Hand-painted signs greet passersby at Schellville Grill's cozy roadside shack, hinting that homemade meals await inside. Though the restaurant's façade emanates a rustic vibe, the kitchen teems with formal expertise from the Culinary Institute of America, owner Matthew Nagan's alma mater. Here, Matthew rubs beef tri-tips in a mélange of dried chipotle, natural smoke flavor, and hand-ground black pepper, marinates them for 24 hours, then grills them over hot coals, hickory chips, and dried wine vines. This sweet and spicy meat stars in several house specials, including a ranchero quesadilla and a sandwich that's lured Food Network's Guy Fieri to Matthew's smokehouse.
On a flower-lined patio, diners pair live music and local wine with gourmet sweets from Matthew's sister, Emily. Available in flavors such as chocolate zinfandel and espresso cinnamon, whole cakes can be ordered for pickup or enjoyed at private parties in the restaurant's dining room or safe deposit box.
The sausage and suds savants at Lokal call their savory fusion of Hungarian and German fare "European soul food" and present a diverse menu of hearty dishes that pair well with wines and craft beers. The hand-cut fries ($5 small, $8 large) and warm Addie's German Potato Salad ($8) soothe and comfort the stomach like heated lederhosen. Melted gruyere cheese and Lecso ketchup cover the tender Angus beef Lokal burger and fries ($12), and golden sauerkraut sidekicks the "Hamburg" platter's three delicious sausage links ($18). Gourmet ghouls can sink fangs into the traditional-recipe Laszlo's Transylvanian Goulash ($16) and wash it down with Deutsch brews such as the Bitburger pilsner ($6 half-liter, $12 for one liter) or local wines including the Cline Zinfandel ($6.50 glass, $32 bottle).
Palms Grill’s team of chefs harness the power of fresh, locally sourced produce to craft their menu of more than 150 made-from-scratch dishes. Reward early-rising appetites or trick late-rising roosters into a false sense of accomplishment with all-day breakfast options, including the California omelet ($8.95) with its savory mélange of avocado, mushrooms, and duo of swiss and cheddar cheese. Appetizers, such as vegetarian spring egg rolls ($8.95), limber chomping muscles before they get to work gnawing on The Palms melt, which unites slices of grilled parmesan-sourdough bread with stacks of turkey, ham, bacon and swiss cheese ($8.95). Mouths munch happily on The Paradise burger ($8.95), a half-pound patty anointed by a triumvirate of swiss cheese, pineapple, and teriyaki sauce ($8.95). Culinary sorcerers conjure Crispy Chicken Palms Style, pairing lightly breaded chicken breast with lemon-cream sauce and fresh asparagus ($14.95). Palms Grill offers petite options of many dishes for those with smaller appetites, watching waists, or transporting their food by fanny pack.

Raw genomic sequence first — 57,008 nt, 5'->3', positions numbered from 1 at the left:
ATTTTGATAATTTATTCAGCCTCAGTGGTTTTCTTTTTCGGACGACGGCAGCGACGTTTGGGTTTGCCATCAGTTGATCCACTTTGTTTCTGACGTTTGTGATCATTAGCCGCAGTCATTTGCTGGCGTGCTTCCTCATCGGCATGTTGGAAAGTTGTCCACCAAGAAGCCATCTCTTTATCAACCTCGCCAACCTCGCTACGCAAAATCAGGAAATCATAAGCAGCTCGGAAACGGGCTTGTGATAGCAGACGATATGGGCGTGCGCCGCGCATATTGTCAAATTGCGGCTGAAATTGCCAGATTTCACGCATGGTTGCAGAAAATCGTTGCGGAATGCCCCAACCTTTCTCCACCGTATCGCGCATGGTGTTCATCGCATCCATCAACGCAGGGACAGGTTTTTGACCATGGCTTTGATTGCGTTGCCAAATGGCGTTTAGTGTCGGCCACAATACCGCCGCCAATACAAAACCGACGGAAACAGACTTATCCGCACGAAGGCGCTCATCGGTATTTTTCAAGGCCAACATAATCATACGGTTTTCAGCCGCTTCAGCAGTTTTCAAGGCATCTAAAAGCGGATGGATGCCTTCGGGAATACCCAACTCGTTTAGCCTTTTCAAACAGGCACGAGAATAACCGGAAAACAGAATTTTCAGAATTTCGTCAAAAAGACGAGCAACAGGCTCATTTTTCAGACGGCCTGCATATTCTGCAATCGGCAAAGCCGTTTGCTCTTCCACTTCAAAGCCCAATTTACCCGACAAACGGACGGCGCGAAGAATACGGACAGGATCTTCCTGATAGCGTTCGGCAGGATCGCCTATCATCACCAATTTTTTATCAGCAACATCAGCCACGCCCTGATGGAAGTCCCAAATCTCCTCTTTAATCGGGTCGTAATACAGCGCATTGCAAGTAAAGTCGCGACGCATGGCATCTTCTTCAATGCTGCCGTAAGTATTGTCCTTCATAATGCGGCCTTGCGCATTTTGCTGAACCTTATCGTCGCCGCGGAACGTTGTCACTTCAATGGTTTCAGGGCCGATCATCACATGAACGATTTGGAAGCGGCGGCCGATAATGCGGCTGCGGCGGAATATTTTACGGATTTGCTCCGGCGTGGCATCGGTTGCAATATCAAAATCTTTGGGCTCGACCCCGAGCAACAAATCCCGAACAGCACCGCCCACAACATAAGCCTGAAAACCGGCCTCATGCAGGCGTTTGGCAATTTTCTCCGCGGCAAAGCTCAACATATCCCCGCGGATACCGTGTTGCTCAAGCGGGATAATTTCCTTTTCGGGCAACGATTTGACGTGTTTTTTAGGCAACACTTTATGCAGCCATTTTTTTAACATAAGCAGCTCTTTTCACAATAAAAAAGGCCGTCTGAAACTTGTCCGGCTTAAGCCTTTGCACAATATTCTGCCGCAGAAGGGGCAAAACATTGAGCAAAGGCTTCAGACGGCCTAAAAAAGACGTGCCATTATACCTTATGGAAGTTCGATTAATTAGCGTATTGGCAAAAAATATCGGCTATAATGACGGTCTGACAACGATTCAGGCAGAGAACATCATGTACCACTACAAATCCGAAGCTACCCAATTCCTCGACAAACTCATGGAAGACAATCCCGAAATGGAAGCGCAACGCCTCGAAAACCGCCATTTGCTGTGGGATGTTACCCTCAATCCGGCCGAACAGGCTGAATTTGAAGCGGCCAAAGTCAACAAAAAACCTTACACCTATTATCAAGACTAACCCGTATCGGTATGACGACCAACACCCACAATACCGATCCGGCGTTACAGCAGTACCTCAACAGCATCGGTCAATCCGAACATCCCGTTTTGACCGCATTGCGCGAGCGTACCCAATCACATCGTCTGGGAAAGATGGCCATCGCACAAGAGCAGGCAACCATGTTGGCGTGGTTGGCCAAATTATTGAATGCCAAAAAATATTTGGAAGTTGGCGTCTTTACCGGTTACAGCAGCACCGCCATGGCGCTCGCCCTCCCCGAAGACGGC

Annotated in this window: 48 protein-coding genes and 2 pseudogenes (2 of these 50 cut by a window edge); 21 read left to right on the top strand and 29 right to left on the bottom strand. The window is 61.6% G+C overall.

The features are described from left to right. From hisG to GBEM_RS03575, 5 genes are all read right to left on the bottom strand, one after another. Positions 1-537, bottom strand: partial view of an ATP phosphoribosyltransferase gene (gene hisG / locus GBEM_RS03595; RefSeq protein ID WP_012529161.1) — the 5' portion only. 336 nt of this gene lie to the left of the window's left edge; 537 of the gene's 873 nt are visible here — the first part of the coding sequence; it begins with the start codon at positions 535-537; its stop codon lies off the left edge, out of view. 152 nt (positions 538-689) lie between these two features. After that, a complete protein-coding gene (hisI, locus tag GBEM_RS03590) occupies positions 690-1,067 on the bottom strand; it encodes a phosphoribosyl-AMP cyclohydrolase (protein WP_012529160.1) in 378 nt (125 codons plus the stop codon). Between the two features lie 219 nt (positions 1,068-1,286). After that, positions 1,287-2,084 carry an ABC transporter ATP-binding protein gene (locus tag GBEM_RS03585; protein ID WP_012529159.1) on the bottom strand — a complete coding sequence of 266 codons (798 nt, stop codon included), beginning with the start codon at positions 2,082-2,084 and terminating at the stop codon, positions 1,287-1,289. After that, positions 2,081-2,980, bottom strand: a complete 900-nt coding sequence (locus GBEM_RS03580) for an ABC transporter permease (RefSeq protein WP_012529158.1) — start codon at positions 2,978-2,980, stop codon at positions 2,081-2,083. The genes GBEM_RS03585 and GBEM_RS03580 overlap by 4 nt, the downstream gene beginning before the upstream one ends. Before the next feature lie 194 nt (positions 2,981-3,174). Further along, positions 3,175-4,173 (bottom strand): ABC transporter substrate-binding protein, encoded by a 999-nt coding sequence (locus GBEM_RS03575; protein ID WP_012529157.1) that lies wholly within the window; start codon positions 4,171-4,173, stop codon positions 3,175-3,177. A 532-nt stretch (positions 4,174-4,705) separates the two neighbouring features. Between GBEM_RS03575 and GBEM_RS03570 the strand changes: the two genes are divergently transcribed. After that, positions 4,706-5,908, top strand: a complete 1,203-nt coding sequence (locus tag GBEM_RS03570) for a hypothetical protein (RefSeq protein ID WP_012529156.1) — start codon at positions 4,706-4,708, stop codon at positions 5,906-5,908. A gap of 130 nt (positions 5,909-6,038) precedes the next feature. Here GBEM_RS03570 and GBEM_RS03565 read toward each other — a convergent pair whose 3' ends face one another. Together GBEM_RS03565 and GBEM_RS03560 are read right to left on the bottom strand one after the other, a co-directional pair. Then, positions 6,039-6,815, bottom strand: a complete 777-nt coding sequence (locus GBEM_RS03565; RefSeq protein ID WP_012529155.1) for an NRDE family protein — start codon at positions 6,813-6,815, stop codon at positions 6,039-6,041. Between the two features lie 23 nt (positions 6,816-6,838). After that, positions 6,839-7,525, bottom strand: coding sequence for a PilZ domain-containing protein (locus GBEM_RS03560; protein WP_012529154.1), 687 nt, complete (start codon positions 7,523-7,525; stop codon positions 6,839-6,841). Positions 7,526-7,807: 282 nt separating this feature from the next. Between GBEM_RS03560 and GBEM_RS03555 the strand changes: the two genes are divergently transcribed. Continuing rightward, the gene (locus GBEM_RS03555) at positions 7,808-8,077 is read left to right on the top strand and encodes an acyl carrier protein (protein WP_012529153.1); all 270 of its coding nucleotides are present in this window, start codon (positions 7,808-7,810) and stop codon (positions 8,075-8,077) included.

Chef Greg Johnson transfigures time-tested favorites into creative dishes at the award-winning Zinsvalley Restaurant. Diners can steal away for an exotic midday lunch of coconut yellow curry, which bathes baby bok choy, yams, shitake mushrooms, snow peas, and jasmine rice together in a bath of yellow coconut milk curry ($14), or field imaginary fly balls while noshing on the Wagyu beef hot dog with a piquant kick of jalapeño jam and pico de gallo ($11). At dinner, gourmands can sip local small-production vintages while elegantly slurping shrimp linguini ($16) or the chef's signature steak frittes, which pairs grilled Kobe Bavette with chili-rubbed fries and watercress ($24).
The oenophiles at Napa Valley Toffee Company satiate cravings for local flavors with tastings of Napa-produced wines and luscious homemade chocolates. Synchronized sippers can indulge in a hodgepodge of five red and white nectars, each harvested from Napa-grown grapes, bottled by local wineries, and approved by the California Raisins. Though wine flights vary by tasting, guests can expect to nourish their palates with gulps from small case lots and nibbles from local vendors, such as Napa Farmhouse 1885, and Verve Coffee of Santa Cruz. Before heading home to wash off purple handlebar mustaches, sippers can treat themselves to $20 worth of goodies from the shop, where bottles of 2009 sauvignon blanc ($20) and Rescue Red ($15) hobnob with eight-ounce boxes of house-made chocolates ($11) and Drink the Leaf loose-leaf tea.
Carpe Diem Wine Bar fastidiously finds the finest vintages of rare, unique wines from around the globe and serves them alongside a menu of small plates that encourage sharing and pairing. When assembling the extensive wine list, Carpe Diem's grape gurus give precedence to pours, such as the L'Objet pinot noir from the Russian River ($13 per glass), that possess interesting flavor profiles. Naturally fermented and aged in French oak, L'Objet exudes the coltish boisterousness of youth and pairs well with Kobe beef corn dogs ($9), which combine the innocence of a boardwalk treat with the futuristic menace of cows raised on classical music. Wines also enhance artisanal cheese and meat plates ($6–$26) or brick-oven grilled flatbreads ($11–$14) piled with toppings that include mushroom, tiger prawn, and pumpkin.